Editor's Log

October 2019 Issue

Brave New World

Toward the back of the magazine you’re holding in your hand, in our Quick Turns department, there’s a news item about the FAA formally transitioning to the ICAO-standard/international flight plan form for all domestic non-military operations. If you’ve been paying attention over the last few years, as we have, you’ll be happy to know a process that has seen several earlier deadlines come and go seems to have finally staggered across the finish line. As of August 27, the international flight plan form is the law of the land, so to speak.

In our October 2016 issue, we wrote, “Beginning in early 2017, [the ICAO form] will be necessary for filing domestic flight plans, too, both IFR and VFR, as well as DVFR and for the Special Flight Rules Area (SFRA) surrounding Washington, D.C. The switchover was to occur earlier this year, then it was to go into effect on October 1.”

We also made three predictions at the time: “First, those pilots still using a telephone to file flight plans will be stymied the first time a briefer asks for their airplane’s ICAO code. Second, EFB app designers will incorporate all this into their latest updates, if they haven’t already, so the additional information will only need to be entered once, into an airplane’s profile. Third, after a couple of months, the only pilots who still will be complaining don’t file flight plans, anyway.”

We stand by those predictions, noting the second one already has come to pass. As for the first and third predictions, we haven’t used a telephone to file a flight plan lately—and it seems the system has been developed so as to discourage filing over the phone—but we’re making a note to ourselves to try it soon and see what happens. As for the third one, check back with us in a couple of months.


Which, not coincidentally, will have us approaching the January 1, 2020, deadline for mandatory ADS-B use in designated U.S. airspace, i.e., basically where a Mode C transponder is required now. The latest news about the mandate involves privacy and how operators may legally anonymize the data sent by their ADS-B Out installation. The situation is complicated by one of the two flavors of ADS-B—the 978 MHz Universal Access Transmitter (UAT) standard intended for use below 18,000 feet in the U.S.—which incorporates anonymity into its standard. The other ADS-B standard, 1090ES, has no anonymizing feature like that available with 978 UAT.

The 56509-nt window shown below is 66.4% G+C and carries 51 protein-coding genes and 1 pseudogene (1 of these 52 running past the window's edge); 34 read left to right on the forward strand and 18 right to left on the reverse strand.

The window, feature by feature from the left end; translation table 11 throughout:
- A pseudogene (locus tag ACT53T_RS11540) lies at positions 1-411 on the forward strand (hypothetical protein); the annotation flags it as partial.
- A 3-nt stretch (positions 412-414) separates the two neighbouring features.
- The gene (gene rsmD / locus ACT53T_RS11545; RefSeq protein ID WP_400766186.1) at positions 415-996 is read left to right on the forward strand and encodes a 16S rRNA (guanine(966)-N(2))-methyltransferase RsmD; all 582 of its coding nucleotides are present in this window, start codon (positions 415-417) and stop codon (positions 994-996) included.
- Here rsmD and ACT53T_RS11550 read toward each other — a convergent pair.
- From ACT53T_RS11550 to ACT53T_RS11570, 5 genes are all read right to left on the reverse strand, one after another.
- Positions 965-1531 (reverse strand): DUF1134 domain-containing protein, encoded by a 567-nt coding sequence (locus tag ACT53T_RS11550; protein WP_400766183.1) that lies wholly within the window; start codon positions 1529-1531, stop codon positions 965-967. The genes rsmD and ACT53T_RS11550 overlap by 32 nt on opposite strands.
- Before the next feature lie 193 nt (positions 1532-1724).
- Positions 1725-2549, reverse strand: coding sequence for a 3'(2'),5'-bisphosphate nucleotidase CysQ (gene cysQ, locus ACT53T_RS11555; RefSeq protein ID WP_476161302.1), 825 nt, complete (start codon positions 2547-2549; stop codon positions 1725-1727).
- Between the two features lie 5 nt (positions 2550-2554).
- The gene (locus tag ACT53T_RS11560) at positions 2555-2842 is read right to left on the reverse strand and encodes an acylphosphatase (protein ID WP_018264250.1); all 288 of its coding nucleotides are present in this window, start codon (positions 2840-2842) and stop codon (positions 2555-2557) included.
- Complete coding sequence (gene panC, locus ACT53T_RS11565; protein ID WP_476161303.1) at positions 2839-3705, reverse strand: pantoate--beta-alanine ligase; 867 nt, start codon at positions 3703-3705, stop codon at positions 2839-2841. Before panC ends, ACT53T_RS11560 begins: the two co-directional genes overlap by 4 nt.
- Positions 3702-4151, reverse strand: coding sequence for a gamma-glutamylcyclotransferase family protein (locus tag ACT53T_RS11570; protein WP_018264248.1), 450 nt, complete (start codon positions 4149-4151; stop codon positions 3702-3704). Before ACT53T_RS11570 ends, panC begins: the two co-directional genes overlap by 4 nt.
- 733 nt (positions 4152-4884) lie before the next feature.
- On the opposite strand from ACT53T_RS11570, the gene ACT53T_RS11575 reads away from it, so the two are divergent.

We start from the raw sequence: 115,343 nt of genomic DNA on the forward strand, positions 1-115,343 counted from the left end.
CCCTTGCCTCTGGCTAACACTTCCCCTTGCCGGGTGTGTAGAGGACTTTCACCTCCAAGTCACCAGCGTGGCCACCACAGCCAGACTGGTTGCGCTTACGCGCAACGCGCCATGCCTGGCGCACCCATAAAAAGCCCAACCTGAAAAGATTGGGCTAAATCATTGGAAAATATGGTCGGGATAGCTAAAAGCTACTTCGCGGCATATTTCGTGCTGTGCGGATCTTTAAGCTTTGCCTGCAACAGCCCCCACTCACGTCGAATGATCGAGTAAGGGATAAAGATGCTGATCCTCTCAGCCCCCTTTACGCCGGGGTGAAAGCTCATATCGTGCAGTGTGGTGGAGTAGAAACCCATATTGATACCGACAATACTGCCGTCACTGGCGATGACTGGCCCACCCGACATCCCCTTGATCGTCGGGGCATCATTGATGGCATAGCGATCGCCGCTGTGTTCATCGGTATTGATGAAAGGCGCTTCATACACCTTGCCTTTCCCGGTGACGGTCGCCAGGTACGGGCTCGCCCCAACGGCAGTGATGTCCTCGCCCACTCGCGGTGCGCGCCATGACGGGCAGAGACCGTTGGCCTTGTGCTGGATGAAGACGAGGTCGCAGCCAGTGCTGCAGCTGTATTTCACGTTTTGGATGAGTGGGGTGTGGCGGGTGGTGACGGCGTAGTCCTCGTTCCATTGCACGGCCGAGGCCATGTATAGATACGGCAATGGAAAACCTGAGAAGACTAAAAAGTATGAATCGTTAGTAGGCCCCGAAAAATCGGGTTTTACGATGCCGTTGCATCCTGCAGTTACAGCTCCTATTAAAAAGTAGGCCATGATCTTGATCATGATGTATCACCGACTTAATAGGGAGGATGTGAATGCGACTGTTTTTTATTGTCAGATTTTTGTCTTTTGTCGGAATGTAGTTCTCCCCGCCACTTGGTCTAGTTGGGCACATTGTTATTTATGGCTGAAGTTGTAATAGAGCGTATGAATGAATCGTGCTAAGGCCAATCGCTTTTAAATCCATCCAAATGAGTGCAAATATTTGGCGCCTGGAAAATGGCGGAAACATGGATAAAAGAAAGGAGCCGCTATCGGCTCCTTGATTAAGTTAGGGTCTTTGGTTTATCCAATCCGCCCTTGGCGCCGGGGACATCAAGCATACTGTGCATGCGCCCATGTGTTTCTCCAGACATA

The anonymity many groups are seeking is at the aircraft level. For years, operators have been able to block their registration from appearing in the FAA’s Aircraft Situation Display to Industry (ASDI) data stream, preventing the public from tracking the aircraft. Both the 978 UAT and 1090ES standards transmit registration in a non-encrypted 24-bit ICAO code specifically assigned to each aircraft.

The ADS-B data stream from equipped aircraft may be received with relatively inexpensive equipment and decoded on the fly. That’s one reason online flight tracking services have much richer data on the aircraft they monitor than before, when they depended on the ASDI data stream alone. It’s apparently relatively easy to determine which aircraft is overhead by decoding the data. Note that, even when an aircraft is squawking the VFR 1200 code, its registration is still part of the data transmitted.

Unless, that is, the anonymous mode available in the 978 UAT ADS-B Out standard is used. Presently, 978 UAT’s anonymous mode is only available to aircraft operating VFR outside rule airspace and not on a VFR flight plan. The AOPA petitioned the FAA to add aircraft on a VFR flight plan to 978 UAT’s anonymous mode.

As a result and according to AOPA, the FAA soon will publish guidance “clarifying UAT anonymous mode operations,” expected to be available via the January 30, 2020, iteration of the agency’s Aeronautical Information Manual (AIM). That guidance supposedly will include procedures for anonymizing aircraft equipped with 978 UAT technology, whether they file and fly a VFR flight plan or not. According to AOPA, the FAA also is considering revisions to FAR 91 rules regarding ADS-B “to eliminate any confusion regarding whether anonymous mode can be used while on a VFR flight plan.”

That’s fine for 978 UAT-equipped aircraft; what about those carrying equipment complying with the 1090ES standard? According to the National Business Aviation Association (NBAA), it has been working with the FAA to come up with a workable solution for these aircraft. So far, the solution appears to be “based on providing operators an alternate 24-bit ICAO (Mode S transponder) code,” NBAA said.

“Under this solution, operators would retain their permanent transponder code tied to an aircraft’s N-number, but would also be able to use a secondary, non-published code, assigned and managed by the FAA, which would not link to the specific aircraft tail number. It is expected that operators could request a new secondary code at least once every 30 days.” Also according to NBAA, “While private ADS-B receivers could still detect an aircraft flying overhead, they would not see any information allowing them to match that aircraft to the owner listed in the FAA Registry.”

— Jeb Burnside

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